AUTHOR: Eric Elnes
PUBLISHER: Nashville, TN: Abingdon Press, 2015, (240 pages).
In the author's words,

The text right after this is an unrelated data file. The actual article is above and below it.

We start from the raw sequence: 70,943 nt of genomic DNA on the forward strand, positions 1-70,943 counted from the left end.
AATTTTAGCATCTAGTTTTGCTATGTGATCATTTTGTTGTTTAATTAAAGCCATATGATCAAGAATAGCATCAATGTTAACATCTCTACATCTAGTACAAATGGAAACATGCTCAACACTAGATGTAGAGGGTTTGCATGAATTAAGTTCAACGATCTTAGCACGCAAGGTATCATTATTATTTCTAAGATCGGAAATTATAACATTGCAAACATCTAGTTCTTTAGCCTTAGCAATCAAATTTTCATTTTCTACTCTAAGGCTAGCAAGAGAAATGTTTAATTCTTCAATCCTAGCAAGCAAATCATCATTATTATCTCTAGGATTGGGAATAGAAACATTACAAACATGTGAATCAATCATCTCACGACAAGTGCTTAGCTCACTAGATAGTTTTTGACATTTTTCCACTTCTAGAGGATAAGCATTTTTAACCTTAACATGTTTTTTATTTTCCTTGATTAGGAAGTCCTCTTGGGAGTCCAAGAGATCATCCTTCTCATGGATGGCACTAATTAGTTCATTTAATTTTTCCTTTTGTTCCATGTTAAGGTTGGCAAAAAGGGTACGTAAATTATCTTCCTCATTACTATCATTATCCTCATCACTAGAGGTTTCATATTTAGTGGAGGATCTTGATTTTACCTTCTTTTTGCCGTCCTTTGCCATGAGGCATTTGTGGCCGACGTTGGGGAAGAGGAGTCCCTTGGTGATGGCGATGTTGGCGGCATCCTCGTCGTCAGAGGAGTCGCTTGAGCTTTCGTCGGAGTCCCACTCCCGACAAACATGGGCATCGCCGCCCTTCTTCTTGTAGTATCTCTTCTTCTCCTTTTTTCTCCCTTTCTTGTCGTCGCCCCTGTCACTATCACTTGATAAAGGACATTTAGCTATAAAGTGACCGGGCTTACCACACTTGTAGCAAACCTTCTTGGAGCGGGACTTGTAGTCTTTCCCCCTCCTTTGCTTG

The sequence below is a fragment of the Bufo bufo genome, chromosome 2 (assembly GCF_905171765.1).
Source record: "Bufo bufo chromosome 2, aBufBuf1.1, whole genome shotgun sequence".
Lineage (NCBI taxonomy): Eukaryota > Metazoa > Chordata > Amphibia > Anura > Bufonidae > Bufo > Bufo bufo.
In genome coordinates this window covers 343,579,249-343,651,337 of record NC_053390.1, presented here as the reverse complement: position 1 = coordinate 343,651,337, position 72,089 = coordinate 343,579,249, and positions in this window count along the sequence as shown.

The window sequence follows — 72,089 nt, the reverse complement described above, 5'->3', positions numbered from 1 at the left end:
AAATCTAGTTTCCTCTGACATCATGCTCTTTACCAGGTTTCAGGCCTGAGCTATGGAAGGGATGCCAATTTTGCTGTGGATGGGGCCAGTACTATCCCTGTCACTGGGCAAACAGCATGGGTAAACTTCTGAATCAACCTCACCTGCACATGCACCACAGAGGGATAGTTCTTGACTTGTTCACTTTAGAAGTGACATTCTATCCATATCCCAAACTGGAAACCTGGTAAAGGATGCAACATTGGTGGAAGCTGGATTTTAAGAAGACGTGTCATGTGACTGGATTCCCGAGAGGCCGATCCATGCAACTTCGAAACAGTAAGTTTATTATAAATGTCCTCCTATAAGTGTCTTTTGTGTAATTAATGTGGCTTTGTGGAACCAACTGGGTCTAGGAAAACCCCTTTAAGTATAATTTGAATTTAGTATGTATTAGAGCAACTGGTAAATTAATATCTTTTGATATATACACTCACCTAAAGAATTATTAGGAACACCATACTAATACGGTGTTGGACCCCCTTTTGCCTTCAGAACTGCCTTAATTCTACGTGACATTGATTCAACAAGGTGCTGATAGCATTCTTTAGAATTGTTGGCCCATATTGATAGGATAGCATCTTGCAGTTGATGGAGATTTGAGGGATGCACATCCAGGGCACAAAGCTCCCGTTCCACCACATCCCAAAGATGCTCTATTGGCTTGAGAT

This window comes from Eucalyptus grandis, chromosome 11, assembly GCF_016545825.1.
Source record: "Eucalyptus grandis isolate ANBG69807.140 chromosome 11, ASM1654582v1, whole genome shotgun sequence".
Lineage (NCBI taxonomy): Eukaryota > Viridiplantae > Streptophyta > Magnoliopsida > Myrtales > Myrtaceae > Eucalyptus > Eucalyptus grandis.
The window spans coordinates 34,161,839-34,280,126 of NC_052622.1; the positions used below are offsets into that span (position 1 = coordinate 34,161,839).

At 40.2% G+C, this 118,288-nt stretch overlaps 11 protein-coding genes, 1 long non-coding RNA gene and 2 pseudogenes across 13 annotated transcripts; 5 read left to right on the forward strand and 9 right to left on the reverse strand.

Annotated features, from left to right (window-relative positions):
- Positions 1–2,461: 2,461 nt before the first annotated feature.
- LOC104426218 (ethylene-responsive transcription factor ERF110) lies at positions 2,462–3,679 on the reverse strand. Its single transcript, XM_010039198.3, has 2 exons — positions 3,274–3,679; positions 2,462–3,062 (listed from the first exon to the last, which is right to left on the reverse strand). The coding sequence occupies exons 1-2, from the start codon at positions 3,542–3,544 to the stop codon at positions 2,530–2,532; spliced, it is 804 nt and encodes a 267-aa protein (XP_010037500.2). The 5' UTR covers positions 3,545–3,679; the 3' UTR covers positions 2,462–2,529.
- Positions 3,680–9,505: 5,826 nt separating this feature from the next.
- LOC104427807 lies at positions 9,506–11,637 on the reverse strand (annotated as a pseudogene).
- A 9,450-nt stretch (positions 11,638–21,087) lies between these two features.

"This book is about finding your place in this world at the very point where you feel furthest from it. It’s about recognizing the fierce beauty and astonishing blessing that exists within experiences that most of us fear but none of us can avoid. Ultimately this book is about seeing life through new eyes, recognizing that experiences of failure, emptiness, and uncertainty are as critical for finding our way through life as they are unavoidable. These experiences frequently offer clues, in fact, to what the ancients would name our “calling” or “path in life.” A number of these clues come through experiences of spiritual awakening that present themselves not in the absence of struggle, but deep in the heart of it."Seven "unusual" gifts are described. The first is the gift of uncertainty. Revel not in the facts of certainty but be renewed in the truth of learning amid the messiness and uncertainties of life. It is the uncertainties of life that magnify the scope for faith. It is not the safe living but fearlessness in living that opens up new opportunities to experience God's faithfulness. Being filled with God's Spirit is the certainty. Being open to the Spirit's leading to places of uncertainty is the gift of spiritual discovery and trust. It is also during times of uncertainty in the dark woods that we may very well be most awake spiritually. The logic is quite easy to understand. If everything is set in concrete and there is certainty of knowing exactly what will be happening, we are more likely to trust in human efforts than in God's guidance. Elnes writes powerfully that "Faith built upon certainty is a house of cards that falls apart when the 'unshakable foundation' shift even slightly." Mature faith is not about solving all problems with definitive solutions but embracing life that has profound mysteries. Elnes gives us a very interesting interpretation of Jesus asking the lame man at the Pool of Bethsaida whether he wanted to be healed. The reluctance of that man is basically because his comfort zone is i the begging arena. What we often miss out is the lack of excitement and gratefulness by the healed man. The second gift is the gift of emptiness, where we encounter our broken humanity and the gaps of life. It is the experience that fills in the gaps logic and argumentation had left behind. For life is not just about making do with what we have. It is also about making do with what we do not have. Courage is about flowing with the circumstances and not be discouraged by our shortcomings. More importantly, when we are able to plumb the depths of our emptiness, we are better able to embrace the heights of God's fullness. The third gift is that of being thunderstruck, to let the "power of mythological imagination" lead us along a path of "intuition, imagination, and indirect ways" to perceive the workings of the Divine. When our minds are sensitive to God, even the food we eat can be a very divine experience. I am struck by these words: